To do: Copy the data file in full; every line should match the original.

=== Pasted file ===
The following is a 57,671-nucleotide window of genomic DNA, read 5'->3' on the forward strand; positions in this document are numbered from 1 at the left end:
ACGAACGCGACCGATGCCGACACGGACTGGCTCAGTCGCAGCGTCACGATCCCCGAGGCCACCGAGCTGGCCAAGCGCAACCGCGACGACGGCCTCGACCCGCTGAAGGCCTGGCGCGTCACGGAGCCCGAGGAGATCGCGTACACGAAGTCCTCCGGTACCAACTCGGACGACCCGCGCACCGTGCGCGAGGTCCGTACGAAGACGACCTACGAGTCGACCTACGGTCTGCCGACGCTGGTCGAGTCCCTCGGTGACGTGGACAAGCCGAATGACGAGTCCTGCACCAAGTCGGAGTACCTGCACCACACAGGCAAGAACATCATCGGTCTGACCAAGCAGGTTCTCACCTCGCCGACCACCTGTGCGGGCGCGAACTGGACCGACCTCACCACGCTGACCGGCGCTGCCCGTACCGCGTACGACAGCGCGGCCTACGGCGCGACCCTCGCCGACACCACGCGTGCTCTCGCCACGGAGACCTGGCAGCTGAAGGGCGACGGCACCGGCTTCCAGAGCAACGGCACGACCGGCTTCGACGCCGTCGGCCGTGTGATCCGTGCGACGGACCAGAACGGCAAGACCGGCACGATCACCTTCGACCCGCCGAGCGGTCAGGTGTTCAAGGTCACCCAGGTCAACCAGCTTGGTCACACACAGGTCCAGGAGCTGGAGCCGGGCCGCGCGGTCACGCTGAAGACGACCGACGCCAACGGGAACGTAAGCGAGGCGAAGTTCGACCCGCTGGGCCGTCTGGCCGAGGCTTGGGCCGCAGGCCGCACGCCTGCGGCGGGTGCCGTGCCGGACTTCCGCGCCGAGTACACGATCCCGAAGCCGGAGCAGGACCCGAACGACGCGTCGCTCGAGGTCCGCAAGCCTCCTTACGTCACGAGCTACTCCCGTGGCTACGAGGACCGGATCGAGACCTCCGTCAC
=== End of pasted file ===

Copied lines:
The following is a 57,671-nucleotide window of genomic DNA, read 5'->3' on the forward strand; positions in this document are numbered from 1 at the left end:
ACGAACGCGACCGATGCCGACACGGACTGGCTCAGTCGCAGCGTCACGATCCCCGAGGCCACCGAGCTGGCCAAGCGCAACCGCGACGACGGCCTCGACCCGCTGAAGGCCTGGCGCGTCACGGAGCCCGAGGAGATCGCGTACACGAAGTCCTCCGGTACCAACTCGGACGACCCGCGCACCGTGCGCGAGGTCCGTACGAAGACGACCTACGAGTCGACCTACGGTCTGCCGACGCTGGTCGAGTCCCTCGGTGACGTGGACAAGCCGAATGACGAGTCCTGCACCAAGTCGGAGTACCTGCACCACACAGGCAAGAACATCATCGGTCTGACCAAGCAGGTTCTCACCTCGCCGACCACCTGTGCGGGCGCGAACTGGACCGACCTCACCACGCTGACCGGCGCTGCCCGTACCGCGTACGACAGCGCGGCCTACGGCGCGACCCTCGCCGACACCACGCGTGCTCTCGCCACGGAGACCTGGCAGCTGAAGGGCGACGGCACCGGCTTCCAGAGCAACGGCACGACCGGCTTCGACGCCGTCGGCCGTGTGATCCGTGCGACGGACCAGAACGGCAAGACCGGCACGATCACCTTCGACCCGCCGAGCGGTCAGGTGTTCAAGGTCACCCAGGTCAACCAGCTTGGTCACACACAGGTCCAGGAGCTGGAGCCGGGCCGCGCGGTCACGCTGAAGACGACCGACGCCAACGGGAACGTAAGCGAGGCGAAGTTCGACCCGCTGGGCCGTCTGGCCGAGGCTTGGGCCGCAGGCCGCACGCCTGCGGCGGGTGCCGTGCCGGACTTCCGCGCCGAGTACACGATCCCGAAGCCGGAGCAGGACCCGAACGACGCGTCGCTCGAGGTCCGCAAGCCTCCTTACGTCACGAGCTACTCCCGTGGCTACGAGGACCGGATCGAGACCTCCGTCAC